While the share of passenger rail in Union land transport increased from 7.0% to 7.6% between 2007 and 2016, for freight, since the peak in 2011 (19%), the rail share in Union land freight has decreased to 16.65% in 2017. Many obstacles remain to achieve a true Single European Rail Area, including in respect of the need to minimise noise. Overcoming these obstacles together with cost reduction and accelerated innovation will allow rail to realise its full potential. Rail therefore needs a further boost to become more attractive to travellers and businesses as a mean of transport that meets both their daily and more long distance mobility needs. Increasing the share of passengers and freight moving by rail will also contribute to decreasing both congestion and emissions dangerous for human health, in particular air pollution.

The proposal to declare 2021 ‘European Year of Rail’ aims to promote rail transport in line with the objectives set out in the Commission Communication on the European Green Deal, including with regard to sustainable and smart mobility. Through projects, debates, events, exhibitions and initiatives across Europe, the European Year of Rail will promote rail as an attractive and sustainable way to move across Europe, to citizens, business and authorities, emphasising its Union wide and innovative dimension. By reaching out to citizens, beyond the railway sector, through dedicated events and communication campaigns, it will convince more people and businesses to make use of rail.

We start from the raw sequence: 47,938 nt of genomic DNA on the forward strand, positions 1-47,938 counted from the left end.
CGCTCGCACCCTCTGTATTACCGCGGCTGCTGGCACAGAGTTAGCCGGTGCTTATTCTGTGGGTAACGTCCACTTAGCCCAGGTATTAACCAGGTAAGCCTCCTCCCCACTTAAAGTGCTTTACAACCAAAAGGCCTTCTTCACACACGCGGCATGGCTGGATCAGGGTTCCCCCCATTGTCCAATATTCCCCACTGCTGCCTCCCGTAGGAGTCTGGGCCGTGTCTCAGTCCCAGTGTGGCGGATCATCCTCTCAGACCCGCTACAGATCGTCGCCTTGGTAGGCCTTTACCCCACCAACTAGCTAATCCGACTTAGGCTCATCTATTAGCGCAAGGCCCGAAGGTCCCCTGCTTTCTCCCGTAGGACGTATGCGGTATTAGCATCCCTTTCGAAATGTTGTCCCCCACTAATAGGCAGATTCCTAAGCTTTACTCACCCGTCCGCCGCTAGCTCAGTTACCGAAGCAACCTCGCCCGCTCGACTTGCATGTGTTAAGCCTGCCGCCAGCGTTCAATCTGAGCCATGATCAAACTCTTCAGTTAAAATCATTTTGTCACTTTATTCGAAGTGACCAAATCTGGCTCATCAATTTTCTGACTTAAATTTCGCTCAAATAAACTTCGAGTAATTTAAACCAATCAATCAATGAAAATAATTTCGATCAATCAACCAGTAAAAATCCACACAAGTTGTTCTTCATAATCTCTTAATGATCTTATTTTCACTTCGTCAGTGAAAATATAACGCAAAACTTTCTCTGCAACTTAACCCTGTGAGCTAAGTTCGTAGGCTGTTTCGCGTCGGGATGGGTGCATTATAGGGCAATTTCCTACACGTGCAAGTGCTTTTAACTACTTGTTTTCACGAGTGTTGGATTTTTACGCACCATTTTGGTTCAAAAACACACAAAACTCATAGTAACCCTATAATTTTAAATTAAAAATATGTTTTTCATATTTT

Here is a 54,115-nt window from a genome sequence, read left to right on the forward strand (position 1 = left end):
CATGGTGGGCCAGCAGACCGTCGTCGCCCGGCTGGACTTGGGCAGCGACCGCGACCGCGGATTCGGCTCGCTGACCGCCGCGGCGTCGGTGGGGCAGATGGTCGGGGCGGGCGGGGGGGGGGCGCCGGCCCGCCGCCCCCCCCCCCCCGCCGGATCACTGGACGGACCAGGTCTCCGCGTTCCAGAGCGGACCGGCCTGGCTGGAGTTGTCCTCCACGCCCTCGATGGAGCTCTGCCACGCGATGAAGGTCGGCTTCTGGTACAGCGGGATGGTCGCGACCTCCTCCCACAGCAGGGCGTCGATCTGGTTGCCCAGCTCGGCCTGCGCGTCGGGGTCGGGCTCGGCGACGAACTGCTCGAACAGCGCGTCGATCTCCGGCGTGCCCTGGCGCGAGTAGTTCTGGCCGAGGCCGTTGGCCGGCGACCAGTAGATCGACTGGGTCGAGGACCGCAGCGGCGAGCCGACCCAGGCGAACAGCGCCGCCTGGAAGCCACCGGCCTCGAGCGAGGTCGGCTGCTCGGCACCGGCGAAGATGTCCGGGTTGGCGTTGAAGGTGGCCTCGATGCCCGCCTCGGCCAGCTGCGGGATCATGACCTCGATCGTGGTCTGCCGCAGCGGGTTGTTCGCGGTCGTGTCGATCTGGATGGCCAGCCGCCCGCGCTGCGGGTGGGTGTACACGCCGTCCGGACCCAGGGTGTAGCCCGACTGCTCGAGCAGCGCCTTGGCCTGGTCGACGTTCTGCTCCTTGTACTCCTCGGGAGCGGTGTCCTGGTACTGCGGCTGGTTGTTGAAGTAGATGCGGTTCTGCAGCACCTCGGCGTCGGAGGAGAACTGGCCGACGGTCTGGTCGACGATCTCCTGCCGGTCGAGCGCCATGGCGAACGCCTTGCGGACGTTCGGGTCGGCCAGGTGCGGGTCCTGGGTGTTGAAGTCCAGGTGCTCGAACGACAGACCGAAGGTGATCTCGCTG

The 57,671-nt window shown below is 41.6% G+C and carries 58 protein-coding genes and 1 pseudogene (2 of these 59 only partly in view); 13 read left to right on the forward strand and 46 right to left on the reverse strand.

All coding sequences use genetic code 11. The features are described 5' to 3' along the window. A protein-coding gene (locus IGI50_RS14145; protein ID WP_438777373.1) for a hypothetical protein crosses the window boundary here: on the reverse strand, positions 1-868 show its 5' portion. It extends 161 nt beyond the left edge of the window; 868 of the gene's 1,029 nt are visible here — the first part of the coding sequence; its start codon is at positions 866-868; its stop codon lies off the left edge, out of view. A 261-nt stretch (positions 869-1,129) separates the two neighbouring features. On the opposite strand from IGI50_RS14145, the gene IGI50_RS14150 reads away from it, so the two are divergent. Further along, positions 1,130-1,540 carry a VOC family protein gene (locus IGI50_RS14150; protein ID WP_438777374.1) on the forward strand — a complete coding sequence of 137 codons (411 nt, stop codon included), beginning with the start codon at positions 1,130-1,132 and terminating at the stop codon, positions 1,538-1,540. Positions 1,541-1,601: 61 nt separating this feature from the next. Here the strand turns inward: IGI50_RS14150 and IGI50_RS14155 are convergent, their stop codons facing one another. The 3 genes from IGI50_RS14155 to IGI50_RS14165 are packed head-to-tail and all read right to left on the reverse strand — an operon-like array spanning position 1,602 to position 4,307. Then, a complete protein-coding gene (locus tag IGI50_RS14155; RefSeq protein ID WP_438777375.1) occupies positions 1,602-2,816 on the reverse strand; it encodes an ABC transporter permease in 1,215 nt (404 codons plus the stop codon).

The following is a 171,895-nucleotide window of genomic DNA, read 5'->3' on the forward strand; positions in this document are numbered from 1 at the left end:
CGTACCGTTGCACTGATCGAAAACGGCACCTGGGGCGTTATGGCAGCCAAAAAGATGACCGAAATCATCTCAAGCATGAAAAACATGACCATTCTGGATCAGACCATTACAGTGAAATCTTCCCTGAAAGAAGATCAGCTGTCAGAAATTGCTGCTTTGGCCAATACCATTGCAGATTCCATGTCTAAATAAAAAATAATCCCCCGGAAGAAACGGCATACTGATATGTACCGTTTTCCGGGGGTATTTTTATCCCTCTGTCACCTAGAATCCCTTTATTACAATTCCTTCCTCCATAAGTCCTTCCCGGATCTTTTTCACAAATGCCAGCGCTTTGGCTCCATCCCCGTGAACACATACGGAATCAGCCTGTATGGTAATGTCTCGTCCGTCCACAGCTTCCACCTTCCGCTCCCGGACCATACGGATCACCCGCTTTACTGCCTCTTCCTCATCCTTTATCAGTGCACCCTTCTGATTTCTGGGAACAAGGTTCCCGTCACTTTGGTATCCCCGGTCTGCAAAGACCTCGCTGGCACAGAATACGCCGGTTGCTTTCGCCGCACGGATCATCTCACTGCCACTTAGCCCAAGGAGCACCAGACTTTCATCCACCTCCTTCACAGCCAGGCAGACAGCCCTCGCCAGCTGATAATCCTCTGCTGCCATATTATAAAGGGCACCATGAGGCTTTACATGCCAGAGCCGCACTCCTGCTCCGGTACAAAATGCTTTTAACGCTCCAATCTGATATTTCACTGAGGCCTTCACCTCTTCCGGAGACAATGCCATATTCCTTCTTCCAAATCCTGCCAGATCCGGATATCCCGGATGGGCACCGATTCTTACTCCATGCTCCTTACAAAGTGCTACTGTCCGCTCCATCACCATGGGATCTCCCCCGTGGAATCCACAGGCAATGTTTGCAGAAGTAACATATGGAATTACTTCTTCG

The year 2021 is an important year for the Union rail policy. It will be the first full year where the rules agreed under the Fourth Railway Package will be implemented throughout the EU, namely on the opening of the market of domestic passenger services and on reducing costs and administrative burden for railway undertakings operating across the EU. There is a growing public interest in railways, including in night trains, in a number of Member States, as also illustrated by the popularity of #DiscoverEU . Moreover, the international arts festival ‘Europalia’ will dedicate its 2021 edition to the influence of railways on the arts and highlight the role of rail as a powerful promotor of social, economic and industrial change. 2021 is therefore considered a very appropriate timing for this initiative.

As with all European Years in the past, the main objective is to raise awareness of the challenges and opportunities and highlight the role of the Union in promoting shared solutions. The objective of the European Year of Rail shall be to encourage and support the efforts of the Union, the Member States, regional and local authorities, and other organisations to increase the share of passengers and freight moving by rail. In particular the European Year should promote rail as a sustainable, innovative and safe mode of transport, by reaching out to the wider public, especially the youth. It should also highlight the European, cross-border dimension of rail, that brings citizens closer together, allows them to explore the Union in all its diversity, fosters cohesion and contributes to integrate the Union internal market. It should also enhance the contribution of rail to Union economy, industry and society at large, and promote rail as an important element of the relations between the Union and third countries, in particular in the Western Balkans.